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The latent structure of the adult attachment interview: Large sample evidence from the collaboration on attachment transmission synthesis

Published online by Cambridge University Press:  19 October 2020

K. Lee Raby*
Department of Psychology, University of Utah, Salt Lake City, UT, USA
Marije L. Verhage
Clinical Child and Family Studies, Vrije Universiteit Amsterdam, Amsterdam, Noord-Holland, The Netherlands
R. M. Pasco Fearon
Research Department of Clinical, Educational and Health Psychology, University College London, London, UK
R. Chris Fraley
Department of Psychology, University of Illinois at Urbana-Champaign, Champaign, IL, USA
Glenn I. Roisman
Institute of Child Development, University of Minnesota, Minneapolis, MN, USA
Marinus H. van IJzendoorn
Department of Psychology, Education, and Child Studies, Erasmus University Rotterdam, Rotterdam, Zuid-Holland, The Netherlands School of Clinical Medicine, University of Cambridge, Cambridge, UK
Carlo Schuengel
Clinical Child and Family Studies, Vrije Universiteit Amsterdam, Amsterdam, Noord-Holland, The Netherlands
Sheri Madigan
University of Calgary and the Alberta Children's Hospital Research Institute, Calgary, Canada
Mirjam Oosterman
Clinical Child and Family Studies, Vrije Universiteit Amsterdam, Amsterdam, Noord-Holland, The Netherlands
Marian J. Bakermans-Kranenburg
Clinical Child and Family Studies, Vrije Universiteit Amsterdam, Amsterdam, Noord-Holland, The Netherlands
Annie Bernier
Department of Psychology, University of Montreal, Montreal, Quebec, Canada
Karin Ensink
School of Psychology, Laval University, Quebec City, Quebec, Canada
Airi Hautamäki
Social Psychology and Psychology, Swedish School of Social Science, University of Helsinki, Helsinki, Uusimaa, Finland
Sarah Mangelsdorf
Department of Psychology, University of Wisconsin, Madison, WI, USA
Lynn E. Priddis
School of Arts and Humanities, Edith Cowan University, Joondalup, Western Australia
Maria S. Wong
Department of Psychology, Stevenson University, Stevenson, MD, USA
Author for Correspondence: K. Lee Raby, Department of Psychology, University of Utah, 380 S 1530 E, Salt Lake City, UT84112, USA, E-mail:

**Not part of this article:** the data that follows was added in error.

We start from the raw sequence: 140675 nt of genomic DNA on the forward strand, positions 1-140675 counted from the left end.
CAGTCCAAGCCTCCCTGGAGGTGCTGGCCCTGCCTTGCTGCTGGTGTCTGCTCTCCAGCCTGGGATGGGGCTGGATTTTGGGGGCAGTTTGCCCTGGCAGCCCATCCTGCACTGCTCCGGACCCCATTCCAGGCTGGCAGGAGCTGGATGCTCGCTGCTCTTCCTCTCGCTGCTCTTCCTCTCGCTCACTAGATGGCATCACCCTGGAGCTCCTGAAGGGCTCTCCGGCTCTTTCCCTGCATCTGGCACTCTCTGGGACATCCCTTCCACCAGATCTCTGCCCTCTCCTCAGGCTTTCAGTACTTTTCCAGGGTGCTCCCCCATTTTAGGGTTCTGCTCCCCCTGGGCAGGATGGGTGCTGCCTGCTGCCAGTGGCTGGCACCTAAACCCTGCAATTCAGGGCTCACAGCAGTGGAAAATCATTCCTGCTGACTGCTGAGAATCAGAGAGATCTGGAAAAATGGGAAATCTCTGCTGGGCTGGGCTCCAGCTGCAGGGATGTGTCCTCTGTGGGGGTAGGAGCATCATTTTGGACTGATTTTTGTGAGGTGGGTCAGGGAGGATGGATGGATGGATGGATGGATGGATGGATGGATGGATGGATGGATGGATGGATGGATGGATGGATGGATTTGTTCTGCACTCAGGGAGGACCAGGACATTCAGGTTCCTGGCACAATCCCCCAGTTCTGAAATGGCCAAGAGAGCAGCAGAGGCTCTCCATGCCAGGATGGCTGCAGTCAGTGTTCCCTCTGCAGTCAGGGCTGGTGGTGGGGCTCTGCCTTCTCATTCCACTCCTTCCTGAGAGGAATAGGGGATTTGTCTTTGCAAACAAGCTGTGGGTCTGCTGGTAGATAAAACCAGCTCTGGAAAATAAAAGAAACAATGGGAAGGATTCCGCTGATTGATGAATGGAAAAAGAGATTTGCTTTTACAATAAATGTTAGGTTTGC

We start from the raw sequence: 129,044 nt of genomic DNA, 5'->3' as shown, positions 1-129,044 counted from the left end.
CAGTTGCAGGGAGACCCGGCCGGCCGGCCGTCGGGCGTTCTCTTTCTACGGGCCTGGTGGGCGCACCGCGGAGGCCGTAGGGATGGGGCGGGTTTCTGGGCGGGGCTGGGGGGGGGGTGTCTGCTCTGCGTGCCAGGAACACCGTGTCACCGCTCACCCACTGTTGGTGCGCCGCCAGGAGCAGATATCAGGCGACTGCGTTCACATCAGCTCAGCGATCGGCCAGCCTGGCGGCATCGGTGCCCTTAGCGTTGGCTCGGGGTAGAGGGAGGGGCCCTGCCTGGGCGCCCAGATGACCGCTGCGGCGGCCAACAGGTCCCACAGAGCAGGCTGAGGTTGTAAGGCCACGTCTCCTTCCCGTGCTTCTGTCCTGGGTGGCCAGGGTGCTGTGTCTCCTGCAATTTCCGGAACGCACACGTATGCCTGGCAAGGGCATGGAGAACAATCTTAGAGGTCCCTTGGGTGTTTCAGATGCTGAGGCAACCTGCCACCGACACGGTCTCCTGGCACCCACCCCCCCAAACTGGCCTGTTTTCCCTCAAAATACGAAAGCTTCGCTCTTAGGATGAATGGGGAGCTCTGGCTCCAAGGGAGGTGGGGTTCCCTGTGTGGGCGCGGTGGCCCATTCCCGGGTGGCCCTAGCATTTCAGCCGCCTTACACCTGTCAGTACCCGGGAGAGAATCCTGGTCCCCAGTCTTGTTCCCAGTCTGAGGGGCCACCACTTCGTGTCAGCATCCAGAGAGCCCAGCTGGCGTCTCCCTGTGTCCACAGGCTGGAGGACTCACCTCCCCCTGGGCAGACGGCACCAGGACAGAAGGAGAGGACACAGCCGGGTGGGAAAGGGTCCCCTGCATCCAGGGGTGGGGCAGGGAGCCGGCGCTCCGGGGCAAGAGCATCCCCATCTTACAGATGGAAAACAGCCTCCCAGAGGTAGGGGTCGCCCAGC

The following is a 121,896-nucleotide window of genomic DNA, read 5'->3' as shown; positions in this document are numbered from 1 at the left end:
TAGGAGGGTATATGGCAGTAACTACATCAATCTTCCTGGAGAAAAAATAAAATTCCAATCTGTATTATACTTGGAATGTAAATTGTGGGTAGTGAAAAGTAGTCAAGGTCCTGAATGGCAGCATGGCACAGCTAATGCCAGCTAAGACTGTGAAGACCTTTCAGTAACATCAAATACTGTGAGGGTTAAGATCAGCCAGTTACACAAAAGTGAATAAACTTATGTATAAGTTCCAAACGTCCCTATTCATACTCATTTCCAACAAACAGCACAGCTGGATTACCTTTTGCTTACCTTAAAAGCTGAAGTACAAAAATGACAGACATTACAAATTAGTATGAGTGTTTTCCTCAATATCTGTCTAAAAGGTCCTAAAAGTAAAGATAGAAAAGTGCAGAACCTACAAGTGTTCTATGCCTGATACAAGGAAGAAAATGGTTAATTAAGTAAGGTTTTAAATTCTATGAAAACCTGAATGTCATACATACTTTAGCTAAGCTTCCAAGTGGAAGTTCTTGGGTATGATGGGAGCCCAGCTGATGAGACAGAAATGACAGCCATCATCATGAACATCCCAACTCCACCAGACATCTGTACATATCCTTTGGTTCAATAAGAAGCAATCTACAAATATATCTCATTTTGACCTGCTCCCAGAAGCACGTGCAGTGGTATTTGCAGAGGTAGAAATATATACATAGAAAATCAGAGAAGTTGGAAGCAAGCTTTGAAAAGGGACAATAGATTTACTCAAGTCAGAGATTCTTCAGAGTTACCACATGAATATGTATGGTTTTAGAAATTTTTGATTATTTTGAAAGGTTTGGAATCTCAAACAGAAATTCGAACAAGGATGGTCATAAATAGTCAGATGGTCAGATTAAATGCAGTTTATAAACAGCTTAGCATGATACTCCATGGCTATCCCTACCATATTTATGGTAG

The Adult Attachment Interview (AAI) is a widely used measure in developmental science that assesses adults’ current states of mind regarding early attachment-related experiences with their primary caregivers. The standard system for coding the AAI recommends classifying individuals categorically as having an autonomous, dismissing, preoccupied, or unresolved attachment state of mind. However, previous factor and taxometric analyses suggest that: (a) adults’ attachment states of mind are captured by two weakly correlated factors reflecting adults’ dismissing and preoccupied states of mind and (b) individual differences on these factors are continuously rather than categorically distributed. The current study revisited these suggestions about the latent structure of AAI scales by leveraging individual participant data from 40 studies (N = 3,218), with a particular focus on the controversial observation from prior factor analytic work that indicators of preoccupied states of mind and indicators of unresolved states of mind about loss and trauma loaded on a common factor. Confirmatory factor analyses indicated that: (a) a 2-factor model with weakly correlated dismissing and preoccupied factors and (b) a 3-factor model that further distinguished unresolved from preoccupied states of mind were both compatible with the data. The preoccupied and unresolved factors in the 3-factor model were highly correlated. Taxometric analyses suggested that individual differences in dismissing, preoccupied, and unresolved states of mind were more consistent with a continuous than a categorical model. The importance of additional tests of predictive validity of the various models is emphasized.

Regular Article
© The Author(s), 2020. Published by Cambridge University Press

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